Research has shown that the majority of Americans would want to know if they have Alzheimer’s disease (AD) so that they could take advantage of early treatments. Yet, most people experiencing cognitive issues are reluctant to share their concerns with their primary care physician (PCP), the providers on the front lines of diagnosing AD.
While there is no cure for AD, early diagnosis offers access to clinical trials and medication, such as aducanumab and the newly-approved lecanemab, that is available to slow the progression of those with mild or early-stage AD.
If patients are hesitant to share their concerns with their PCPs, that leaves early detection up to the doctors. But, they, too, are reluctant to address cognitive issues. According to a 2023 Alzheimer’s Association Special Report, nearly all PCPs wait for their patients or family members to bring up symptoms or concerns. How can patients and doctors move past this standoff?
Why don't patients or doctors want to talk about memory problems?
In most cases, for patients, it’s simply that they perceive their cognitive issues as “normal aging.” They expect the issues to resolve or wait for them to get worse. Sadly, there is still a stigma attached to dementia and cognitive issues that make many reluctant to share their experiences or concerns. And lastly, patients reported a fear of receiving an incorrect diagnosis or any diagnosis and subsequently having to take medication.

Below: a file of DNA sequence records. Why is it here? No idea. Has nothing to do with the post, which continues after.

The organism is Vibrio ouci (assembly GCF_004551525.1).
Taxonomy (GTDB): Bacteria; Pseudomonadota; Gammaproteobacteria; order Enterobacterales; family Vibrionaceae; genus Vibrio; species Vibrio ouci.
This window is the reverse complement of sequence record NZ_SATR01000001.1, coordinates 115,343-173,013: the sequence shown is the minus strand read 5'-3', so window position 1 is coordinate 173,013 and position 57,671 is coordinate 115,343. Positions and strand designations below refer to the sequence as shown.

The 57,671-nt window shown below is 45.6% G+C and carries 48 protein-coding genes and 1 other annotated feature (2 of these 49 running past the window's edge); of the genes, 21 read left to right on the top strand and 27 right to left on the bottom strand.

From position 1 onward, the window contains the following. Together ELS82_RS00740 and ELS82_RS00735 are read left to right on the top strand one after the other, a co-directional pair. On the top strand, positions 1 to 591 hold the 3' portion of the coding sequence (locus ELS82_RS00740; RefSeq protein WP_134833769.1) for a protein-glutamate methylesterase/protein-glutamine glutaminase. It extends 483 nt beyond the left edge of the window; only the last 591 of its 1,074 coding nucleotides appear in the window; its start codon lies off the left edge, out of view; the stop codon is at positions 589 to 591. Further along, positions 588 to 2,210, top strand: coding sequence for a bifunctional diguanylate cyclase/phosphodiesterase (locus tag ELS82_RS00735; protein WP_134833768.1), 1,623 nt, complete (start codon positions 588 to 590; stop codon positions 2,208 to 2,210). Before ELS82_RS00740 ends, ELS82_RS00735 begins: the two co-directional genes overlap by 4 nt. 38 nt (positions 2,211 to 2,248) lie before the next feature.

As for the PCPs, they conveyed that they don’t have time to perform a thorough cognitive assessment. Also, many PCPs do not have the skillset or tools to perform one. Fortunately, newly available digital technologies, such as Neurotrack’s 3-Minute Cognitive Screening, can help PCPs perform an evaluation in a timely fashion and also feel more confident in their diagnosis.
How can PCPs break the dementia diagnosis standoff?
To start, PCPs can begin a clinical visit with a casual social conversation, which can put their patients at ease and may get them to reveal important cues regarding their cognitive health. Once a patient opens up or shares a concern or incident, the provider can then ask more pointed questions to determine if an assessment is necessary. Or, better still, primary care practices can make a quick, digital screening routine for all adults 65+, so no one feels singled out.
A key component to helping PCPs in diagnosing dementia is having a family member join the exam. According to the Alzheimer’s Association’s report, not only are family members better able to communicate vital information regarding their loved one’s memory issues, but the patient is also generally more accepting of the need to address those issues when a family member attends their visit.
Lastly, PCPs need to be mindful of cultural differences and biases. For example, while older Black adults are almost twice as likely to get AD as older White adults, Black adults have unique reservations about sharing memory or cognitive issues because of historical racism in the medical field. Sensitivity and awareness around these issues and checking their implicit bias can help PCPs better address cognitive concerns and assessments in people of color.